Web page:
In spite of its insights, the book leaves a feeling that the great consilient integration of human affairs with DNA does not in the end add up to much. E.O. Wilson makes a noble attempt to unite the arts, politics, and religion through the medium of biology. He is not the first to try. Constable, for example, asked whether painting is a science: “Why, then, may not landscape painting be considered a branch of natural philosophy, of which pictures are but experiments?” C.P. Snow, in his oddly unreadable book on the two cultures, was convinced that the arts could not function without science. (His test was to go up to people at parties and ask them to state the second law of thermodynamics; even at Cambridge that was a bit of a conversation-stopper.)
The unanswered question is whether biology and society deal in the same currency: and, if not, whether there is an agreed exchange rate between them. Many dispute that there is free trade between science and human affairs. After all, the sense of beauty depends on five other senses. Each is illuminated by physiology: but it is not possible to express the merits of a work of art in physiology’s language. Although Wilson makes a good case that man is a social animal because he evolved that way, he fails to point out that it is impossible to interpret any particular society in evolutionary terms. Evolution has been an alibi for socialism, for capitalism, and for racism, and, no doubt, would have been seized on by the one hundred thousand systems of belief that Wilson estimates have existed since consciousness began. We evolved, of course; that is why we breathe air and need vitamin C: but everyone is the same in that regard. The interesting question is what makes us different. When it comes to society, biology has precisely nothing to say about that.
As any lawyer knows, a universal excuse is no defense at all. There is a danger in Wilson’s book of accepting all possible patterns of human behavior as evidence for its thesis.
Nowhere is this more clear than in its discussion of religion. When it comes to ants, Wilson is as rigorous as any of his colleagues. Ideas are tested with experiments, some of them classics. As soon as God walks in, though, he becomes strangely flaccid. Rigor disappears in the face of assertion. Culture and religion are, he says, super-organisms—but what does that mean? How do you recognize one when you see it? How many are there? What is the “basic unit of culture” measured in? Is there really a selective advantage for faith, as Wilson writes—even in Northern Ireland? And if all creeds are dominance hierarchies, why does the Bible say “Blessed are the meek?”
Wilson is refreshingly rude about parts of human sociobiology as a science without a theory. Perhaps, though, like theology, it is not a science at all. Consilience makes an eloquent case that, as understanding increases, what seemed mysterious can more and more be construed in biological terms. If that is true (and it is), need there be a limit to what biology can explain?
Well, maybe. Certainly, religious ecstasy has a neurobiological cause; but so does the impotent rage that emerges when you pour scalding coffee onto your lap. It all goes back to what science is able to say. Bishop Berkeley was right; people are attracted to what is close at hand—but that has nothing to do with gravity. A city is like an antheap—but that is not much help in town planning. We may indeed have evolved to live in a savannah, but in spite of his eloquence about our “biophilia,” E.O. Wilson prefers Lexington, Massachusetts, and I choose to live in Islington.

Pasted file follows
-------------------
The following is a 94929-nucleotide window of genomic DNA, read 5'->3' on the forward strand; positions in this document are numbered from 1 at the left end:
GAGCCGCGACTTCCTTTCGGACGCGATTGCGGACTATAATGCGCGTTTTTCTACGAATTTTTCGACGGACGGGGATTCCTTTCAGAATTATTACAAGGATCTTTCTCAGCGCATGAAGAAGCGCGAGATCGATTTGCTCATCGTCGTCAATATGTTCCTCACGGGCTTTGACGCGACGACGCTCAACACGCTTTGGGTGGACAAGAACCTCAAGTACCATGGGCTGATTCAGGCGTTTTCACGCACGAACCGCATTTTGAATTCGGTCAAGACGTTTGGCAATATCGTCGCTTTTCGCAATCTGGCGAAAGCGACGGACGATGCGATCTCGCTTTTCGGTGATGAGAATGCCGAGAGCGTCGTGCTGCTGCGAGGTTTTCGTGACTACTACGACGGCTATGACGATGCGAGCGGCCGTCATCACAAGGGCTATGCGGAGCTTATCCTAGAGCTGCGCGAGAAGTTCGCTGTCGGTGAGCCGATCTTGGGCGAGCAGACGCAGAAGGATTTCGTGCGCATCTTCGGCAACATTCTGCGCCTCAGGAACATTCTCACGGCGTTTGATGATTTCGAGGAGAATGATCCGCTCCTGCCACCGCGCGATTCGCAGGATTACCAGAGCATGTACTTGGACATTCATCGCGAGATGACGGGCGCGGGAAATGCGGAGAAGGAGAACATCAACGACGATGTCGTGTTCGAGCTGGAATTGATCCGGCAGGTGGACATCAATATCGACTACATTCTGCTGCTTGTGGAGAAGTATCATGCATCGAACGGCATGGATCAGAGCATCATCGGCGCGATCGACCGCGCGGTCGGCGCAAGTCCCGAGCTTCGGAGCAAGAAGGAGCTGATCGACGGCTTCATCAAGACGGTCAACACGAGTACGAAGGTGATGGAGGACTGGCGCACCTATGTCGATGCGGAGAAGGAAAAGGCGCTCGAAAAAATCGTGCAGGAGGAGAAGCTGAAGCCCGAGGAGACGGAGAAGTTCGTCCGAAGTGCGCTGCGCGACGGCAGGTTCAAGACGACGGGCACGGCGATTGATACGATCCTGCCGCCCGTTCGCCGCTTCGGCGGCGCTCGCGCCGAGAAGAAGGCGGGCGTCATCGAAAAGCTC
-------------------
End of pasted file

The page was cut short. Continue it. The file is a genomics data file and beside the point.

Samuel Taylor Coleridge was a regular attendee at the lectures on chemistry given by the Royal Institution in London. Asked why he put himself through such torment, he replied: “To improve my stock of metaphors.” That is the danger for those who try to read into nature the affairs of men; to be so seduced by the outward parallels between the two as to mistake analogy for shared descent. Although it contains much of value, Consilience falls too readily into that trap.
Still—retournons à nos moutons—what of Dolly? She gave the public (and the Congress) a reminder that, pace the followers of E.O. Wilson, the ancient questions of sex, age, and death remain unanswered, and that, thanks to Rifkin and his clan, the law may be forced to interfere with the advance of science. Gina Kolata comes up with a good quote from Dostoevsky: “Man gets used to everything—the beast.” That is what will happen to genetics. It will become just another science, and as such of no interest to most of those who gain from it. That day is closer than most of us realize.
Each of these books has its strengths, but each is a martyr to its own hyperbole. Does Rifkin really believe that mothers will soon be fined for not engineering the genes of their children, Kolata that in Dolly “all of science fiction is true,” or Wilson that people have nightmares about snakes because they used to kill our ancestors? (Who, after all, dreams of stinking meat?) All three write clearly, know their subject, and understand how biology works. Is it really necessary to present the biological prospect in such terms of apocalyptic simplicity? Lord Salisbury once said that: “You should never trust experts. If you believe the doctors, nothing is wholesome; if you believe the theologians, nothing is innocent; if you believe the soldiers, nothing is safe. They all require to have their strong wine diluted by a very large admixture of insipid common sense.” Science writers, please note.
April 23, 1998